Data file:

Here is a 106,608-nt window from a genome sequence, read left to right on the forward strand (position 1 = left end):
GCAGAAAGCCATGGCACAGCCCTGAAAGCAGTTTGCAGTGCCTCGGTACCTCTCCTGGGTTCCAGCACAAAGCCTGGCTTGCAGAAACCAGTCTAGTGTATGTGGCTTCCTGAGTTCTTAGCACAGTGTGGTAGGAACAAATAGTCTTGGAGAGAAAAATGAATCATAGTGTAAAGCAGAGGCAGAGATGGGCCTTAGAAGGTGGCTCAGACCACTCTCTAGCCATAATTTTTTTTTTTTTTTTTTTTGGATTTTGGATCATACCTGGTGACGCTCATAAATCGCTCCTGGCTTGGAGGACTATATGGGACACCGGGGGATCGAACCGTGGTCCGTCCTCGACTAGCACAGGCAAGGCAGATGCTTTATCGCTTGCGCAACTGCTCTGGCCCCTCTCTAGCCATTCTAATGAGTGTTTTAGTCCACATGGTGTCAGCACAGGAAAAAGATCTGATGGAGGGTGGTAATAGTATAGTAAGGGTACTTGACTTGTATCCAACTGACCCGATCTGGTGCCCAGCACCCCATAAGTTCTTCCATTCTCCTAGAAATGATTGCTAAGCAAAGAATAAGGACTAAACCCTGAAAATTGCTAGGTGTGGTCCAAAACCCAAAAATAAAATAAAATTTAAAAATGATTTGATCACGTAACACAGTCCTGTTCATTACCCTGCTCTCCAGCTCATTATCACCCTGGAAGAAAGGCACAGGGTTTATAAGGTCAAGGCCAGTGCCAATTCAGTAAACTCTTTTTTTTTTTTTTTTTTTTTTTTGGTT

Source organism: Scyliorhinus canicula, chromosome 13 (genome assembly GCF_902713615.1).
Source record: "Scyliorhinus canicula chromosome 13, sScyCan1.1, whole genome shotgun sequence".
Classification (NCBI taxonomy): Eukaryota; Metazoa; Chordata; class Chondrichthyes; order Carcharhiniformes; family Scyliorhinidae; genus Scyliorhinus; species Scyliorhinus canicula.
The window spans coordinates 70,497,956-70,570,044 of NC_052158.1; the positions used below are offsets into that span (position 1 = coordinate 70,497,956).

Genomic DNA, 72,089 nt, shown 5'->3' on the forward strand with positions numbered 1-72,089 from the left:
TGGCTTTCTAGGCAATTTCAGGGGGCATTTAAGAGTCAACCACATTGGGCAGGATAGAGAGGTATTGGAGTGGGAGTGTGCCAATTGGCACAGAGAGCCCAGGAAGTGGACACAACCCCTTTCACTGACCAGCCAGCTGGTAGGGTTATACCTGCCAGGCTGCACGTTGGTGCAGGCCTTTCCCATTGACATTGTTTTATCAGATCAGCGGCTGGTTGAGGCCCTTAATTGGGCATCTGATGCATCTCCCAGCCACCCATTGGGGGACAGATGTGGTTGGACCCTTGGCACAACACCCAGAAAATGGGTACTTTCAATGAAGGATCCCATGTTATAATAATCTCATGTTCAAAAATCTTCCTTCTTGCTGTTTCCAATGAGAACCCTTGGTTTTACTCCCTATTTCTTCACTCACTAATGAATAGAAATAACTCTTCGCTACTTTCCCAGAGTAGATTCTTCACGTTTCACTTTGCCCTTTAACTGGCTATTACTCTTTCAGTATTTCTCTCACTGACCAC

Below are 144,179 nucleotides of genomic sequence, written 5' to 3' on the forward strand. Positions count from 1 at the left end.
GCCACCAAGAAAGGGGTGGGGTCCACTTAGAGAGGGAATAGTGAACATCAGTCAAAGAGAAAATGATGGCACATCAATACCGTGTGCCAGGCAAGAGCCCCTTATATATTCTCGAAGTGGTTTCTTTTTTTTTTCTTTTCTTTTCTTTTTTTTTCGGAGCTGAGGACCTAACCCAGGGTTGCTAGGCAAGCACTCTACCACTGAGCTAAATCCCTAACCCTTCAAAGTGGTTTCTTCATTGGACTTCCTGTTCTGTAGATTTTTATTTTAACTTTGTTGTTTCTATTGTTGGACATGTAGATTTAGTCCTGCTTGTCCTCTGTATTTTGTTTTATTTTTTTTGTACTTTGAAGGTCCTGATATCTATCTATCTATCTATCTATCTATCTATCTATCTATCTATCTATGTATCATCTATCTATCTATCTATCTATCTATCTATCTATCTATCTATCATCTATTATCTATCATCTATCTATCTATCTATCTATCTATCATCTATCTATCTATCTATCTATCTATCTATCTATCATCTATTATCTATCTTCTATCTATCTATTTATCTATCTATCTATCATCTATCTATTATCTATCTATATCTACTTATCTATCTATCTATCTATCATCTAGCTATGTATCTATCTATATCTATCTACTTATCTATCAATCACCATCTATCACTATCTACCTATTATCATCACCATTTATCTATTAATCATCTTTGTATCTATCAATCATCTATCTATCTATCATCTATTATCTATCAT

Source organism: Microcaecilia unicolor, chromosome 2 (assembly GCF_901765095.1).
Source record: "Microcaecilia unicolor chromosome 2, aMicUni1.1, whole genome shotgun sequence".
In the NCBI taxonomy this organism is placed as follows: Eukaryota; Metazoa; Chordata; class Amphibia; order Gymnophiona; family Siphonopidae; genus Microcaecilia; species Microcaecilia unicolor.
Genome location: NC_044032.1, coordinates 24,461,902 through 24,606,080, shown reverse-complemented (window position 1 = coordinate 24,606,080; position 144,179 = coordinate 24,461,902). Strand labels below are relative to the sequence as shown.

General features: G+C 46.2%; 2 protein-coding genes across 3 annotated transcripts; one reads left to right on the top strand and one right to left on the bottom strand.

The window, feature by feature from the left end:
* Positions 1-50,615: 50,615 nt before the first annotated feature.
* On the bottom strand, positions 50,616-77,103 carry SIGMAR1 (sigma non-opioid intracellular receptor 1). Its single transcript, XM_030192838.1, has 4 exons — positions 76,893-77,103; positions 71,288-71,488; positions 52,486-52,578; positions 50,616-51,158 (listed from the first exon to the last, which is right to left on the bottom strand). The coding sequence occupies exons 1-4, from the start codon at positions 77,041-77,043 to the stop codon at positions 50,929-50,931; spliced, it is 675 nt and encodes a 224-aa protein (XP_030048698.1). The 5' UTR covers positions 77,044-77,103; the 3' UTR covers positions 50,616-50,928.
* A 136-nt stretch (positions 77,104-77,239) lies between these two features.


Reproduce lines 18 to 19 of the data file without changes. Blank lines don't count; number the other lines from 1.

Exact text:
* On the bottom strand, positions 50,616-77,103 carry SIGMAR1 (sigma non-opioid intracellular receptor 1). Its single transcript, XM_030192838.1, has 4 exons — positions 76,893-77,103; positions 71,288-71,488; positions 52,486-52,578; positions 50,616-51,158 (listed from the first exon to the last, which is right to left on the bottom strand). The coding sequence occupies exons 1-4, from the start codon at positions 77,041-77,043 to the stop codon at positions 50,929-50,931; spliced, it is 675 nt and encodes a 224-aa protein (XP_030048698.1). The 5' UTR covers positions 77,044-77,103; the 3' UTR covers positions 50,616-50,928.
* A 136-nt stretch (positions 77,104-77,239) lies between these two features.